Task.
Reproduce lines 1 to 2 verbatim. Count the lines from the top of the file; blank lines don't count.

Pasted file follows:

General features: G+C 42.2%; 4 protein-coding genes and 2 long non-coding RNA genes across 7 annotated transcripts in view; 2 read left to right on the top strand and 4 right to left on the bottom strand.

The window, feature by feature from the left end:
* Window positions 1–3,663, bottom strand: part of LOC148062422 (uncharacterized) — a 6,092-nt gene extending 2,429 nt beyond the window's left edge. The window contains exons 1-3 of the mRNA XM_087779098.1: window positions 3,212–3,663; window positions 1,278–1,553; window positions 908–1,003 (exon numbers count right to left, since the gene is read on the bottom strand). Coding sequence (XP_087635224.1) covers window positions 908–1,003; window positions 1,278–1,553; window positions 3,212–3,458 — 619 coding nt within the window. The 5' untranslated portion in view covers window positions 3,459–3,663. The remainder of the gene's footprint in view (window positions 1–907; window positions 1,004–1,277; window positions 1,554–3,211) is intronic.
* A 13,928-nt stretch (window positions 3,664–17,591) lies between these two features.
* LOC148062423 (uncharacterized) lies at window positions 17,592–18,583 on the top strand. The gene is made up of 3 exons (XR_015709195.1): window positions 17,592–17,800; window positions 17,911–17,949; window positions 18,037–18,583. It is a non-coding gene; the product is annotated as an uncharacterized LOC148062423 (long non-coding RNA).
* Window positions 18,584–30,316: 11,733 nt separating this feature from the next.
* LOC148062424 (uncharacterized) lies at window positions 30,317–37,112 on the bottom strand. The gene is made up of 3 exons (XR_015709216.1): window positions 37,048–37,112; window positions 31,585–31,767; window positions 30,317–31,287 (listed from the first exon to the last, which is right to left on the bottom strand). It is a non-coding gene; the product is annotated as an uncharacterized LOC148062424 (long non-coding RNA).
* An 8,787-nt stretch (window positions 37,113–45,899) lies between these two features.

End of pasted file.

General features: G+C 42.2%; 4 protein-coding genes and 2 long non-coding RNA genes across 7 annotated transcripts in view; 2 read left to right on the top strand and 4 right to left on the bottom strand.

The window, feature by feature from the left end: